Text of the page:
On December 3 telephone workers charged the company with organizing a “paramilitary police squad” to intimidate employees and force them to abandon their occupations. A tense standoff is taking place between armed company guards and squads of pickets guarding the occupied facilities.
Brazilian health workers strike
Twenty-one thousand public health workers in the Brazilian state of Pernambuco suspended their three-week strike for 48 hours on December 4 to give the government time to present a new proposal. The Union of Health Providers (SINDSAUDE) presented the suspension of the strike as a good faith effort by the workers to resolve the impasse.
SINDSAUDE is demanding health workers wages be raised to national standards. Currently monthly wages are US$55 for the lowest paid workers, US$60 for a middle category and US$150 for the highest paid. The strikers are demanding that the wage be raised to US $120, $210 and $ 390, respectively.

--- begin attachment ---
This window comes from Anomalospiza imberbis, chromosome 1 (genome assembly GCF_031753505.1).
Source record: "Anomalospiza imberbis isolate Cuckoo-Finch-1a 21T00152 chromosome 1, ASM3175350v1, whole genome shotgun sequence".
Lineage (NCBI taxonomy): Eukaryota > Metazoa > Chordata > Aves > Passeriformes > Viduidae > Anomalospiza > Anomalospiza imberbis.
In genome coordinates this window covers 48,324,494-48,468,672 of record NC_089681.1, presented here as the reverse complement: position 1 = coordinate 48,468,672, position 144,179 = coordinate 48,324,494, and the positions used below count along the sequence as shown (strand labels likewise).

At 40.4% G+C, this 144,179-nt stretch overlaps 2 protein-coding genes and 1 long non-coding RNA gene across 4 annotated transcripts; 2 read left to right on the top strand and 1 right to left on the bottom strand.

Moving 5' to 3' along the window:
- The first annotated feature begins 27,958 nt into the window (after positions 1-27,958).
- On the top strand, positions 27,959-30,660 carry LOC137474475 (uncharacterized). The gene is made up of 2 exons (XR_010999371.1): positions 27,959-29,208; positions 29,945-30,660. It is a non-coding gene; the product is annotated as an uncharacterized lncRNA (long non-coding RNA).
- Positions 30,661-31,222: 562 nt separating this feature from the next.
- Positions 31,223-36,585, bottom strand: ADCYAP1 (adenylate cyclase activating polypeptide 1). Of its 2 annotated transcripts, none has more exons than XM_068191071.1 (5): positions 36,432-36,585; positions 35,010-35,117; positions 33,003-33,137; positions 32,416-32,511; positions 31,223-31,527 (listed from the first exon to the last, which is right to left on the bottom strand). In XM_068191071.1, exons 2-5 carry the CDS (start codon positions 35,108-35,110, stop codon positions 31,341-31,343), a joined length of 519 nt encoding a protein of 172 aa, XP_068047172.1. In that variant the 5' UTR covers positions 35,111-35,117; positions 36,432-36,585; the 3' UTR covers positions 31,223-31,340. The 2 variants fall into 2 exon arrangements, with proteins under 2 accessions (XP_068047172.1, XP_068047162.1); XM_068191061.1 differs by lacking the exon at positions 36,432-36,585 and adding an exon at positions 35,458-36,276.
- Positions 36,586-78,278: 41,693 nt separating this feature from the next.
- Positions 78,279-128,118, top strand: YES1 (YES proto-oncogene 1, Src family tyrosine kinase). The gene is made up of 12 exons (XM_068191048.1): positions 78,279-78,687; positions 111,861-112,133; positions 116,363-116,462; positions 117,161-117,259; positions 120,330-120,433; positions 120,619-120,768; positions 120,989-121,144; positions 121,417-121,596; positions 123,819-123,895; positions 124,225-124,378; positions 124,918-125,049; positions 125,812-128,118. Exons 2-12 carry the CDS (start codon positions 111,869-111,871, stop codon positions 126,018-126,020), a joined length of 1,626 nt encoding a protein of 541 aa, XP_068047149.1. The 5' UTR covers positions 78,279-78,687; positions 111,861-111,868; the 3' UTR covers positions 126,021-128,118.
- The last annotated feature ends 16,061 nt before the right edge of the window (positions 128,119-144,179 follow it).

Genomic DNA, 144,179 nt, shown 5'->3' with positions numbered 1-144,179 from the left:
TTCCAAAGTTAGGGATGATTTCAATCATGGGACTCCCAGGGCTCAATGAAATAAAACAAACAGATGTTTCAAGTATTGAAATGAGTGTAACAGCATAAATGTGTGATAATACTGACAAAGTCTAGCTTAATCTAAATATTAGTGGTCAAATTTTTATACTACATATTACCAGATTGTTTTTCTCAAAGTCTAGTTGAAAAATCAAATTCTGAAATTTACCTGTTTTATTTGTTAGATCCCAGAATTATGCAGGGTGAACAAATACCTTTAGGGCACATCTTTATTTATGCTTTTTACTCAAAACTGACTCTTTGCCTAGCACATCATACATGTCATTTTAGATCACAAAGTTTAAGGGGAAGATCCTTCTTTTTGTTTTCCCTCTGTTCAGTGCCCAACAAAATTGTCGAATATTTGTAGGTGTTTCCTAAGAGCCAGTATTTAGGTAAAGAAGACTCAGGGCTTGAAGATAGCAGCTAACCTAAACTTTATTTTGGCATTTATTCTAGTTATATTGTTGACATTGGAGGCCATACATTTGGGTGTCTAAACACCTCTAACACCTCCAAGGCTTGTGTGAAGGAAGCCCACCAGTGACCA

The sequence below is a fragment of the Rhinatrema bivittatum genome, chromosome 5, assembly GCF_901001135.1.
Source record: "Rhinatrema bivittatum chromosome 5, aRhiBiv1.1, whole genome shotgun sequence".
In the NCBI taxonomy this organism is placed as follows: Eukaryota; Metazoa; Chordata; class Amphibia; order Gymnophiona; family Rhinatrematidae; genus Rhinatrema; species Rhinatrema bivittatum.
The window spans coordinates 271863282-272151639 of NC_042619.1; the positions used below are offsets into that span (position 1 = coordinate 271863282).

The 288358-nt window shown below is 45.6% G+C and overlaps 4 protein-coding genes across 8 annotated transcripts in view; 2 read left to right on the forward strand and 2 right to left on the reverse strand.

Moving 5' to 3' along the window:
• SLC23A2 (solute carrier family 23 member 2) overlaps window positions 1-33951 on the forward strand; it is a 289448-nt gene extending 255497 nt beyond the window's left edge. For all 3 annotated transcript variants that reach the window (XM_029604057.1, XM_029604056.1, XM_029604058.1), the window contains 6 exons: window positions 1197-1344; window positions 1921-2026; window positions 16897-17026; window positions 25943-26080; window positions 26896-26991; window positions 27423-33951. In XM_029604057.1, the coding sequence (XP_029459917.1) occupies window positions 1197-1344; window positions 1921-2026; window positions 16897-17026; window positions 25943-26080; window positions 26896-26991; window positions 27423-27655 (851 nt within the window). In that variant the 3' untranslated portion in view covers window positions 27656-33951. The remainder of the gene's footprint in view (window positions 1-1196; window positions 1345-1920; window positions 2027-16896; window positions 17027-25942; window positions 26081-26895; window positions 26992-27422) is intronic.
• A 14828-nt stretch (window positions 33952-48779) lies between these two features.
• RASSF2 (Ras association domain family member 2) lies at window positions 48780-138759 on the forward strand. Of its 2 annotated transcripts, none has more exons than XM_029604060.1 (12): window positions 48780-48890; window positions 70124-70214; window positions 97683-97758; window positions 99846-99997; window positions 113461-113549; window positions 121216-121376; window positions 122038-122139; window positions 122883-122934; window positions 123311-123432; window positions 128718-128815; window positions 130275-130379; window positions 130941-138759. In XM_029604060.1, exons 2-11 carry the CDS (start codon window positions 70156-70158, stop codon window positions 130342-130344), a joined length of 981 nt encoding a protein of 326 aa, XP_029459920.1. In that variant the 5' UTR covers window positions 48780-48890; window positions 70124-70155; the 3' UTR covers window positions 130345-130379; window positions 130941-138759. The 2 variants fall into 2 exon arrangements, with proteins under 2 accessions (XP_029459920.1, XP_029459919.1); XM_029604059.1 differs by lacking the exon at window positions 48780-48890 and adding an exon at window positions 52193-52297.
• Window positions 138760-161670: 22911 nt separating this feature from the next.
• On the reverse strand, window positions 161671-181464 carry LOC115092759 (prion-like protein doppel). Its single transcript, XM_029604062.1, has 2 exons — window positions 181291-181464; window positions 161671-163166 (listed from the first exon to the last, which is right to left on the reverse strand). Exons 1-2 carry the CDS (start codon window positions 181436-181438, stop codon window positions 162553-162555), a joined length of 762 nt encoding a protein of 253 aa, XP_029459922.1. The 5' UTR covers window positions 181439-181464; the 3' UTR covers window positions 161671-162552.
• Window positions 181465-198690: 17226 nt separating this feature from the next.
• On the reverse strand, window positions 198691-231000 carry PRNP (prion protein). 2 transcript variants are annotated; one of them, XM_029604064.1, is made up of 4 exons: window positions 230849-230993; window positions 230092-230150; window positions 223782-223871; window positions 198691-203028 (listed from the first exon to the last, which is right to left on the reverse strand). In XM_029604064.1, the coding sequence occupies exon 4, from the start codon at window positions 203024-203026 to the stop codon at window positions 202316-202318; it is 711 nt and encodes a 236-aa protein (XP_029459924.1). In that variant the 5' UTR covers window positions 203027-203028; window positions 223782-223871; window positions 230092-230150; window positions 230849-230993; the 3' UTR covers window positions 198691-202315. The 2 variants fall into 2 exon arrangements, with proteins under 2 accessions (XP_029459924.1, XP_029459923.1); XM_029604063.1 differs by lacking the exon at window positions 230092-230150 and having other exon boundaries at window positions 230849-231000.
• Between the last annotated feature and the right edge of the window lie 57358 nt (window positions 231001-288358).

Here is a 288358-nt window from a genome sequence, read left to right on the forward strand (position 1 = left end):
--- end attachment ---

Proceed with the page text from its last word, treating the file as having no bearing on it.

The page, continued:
Mexico City community college strike
Administrative workers at 20 Mexico City community colleges walked out on strike December 1. The employees are protesting a government proposal for a 4.7 percent raise in wages and benefits. Since no agreement was reached during negotiations on December 3, the strike will continue this week. The union has asked for a 5.9 percent increase.
Workers interviewed by El Universal, a Mexico City daily, were angry over management’s refusal to increase its wage offer, saying they considered it a sign of management’s declaration of war on administrative employees and on the teaching staff. The twenty institutions serve 115,000 students and offer a mix of vocational and academic classes to a largely working class student body.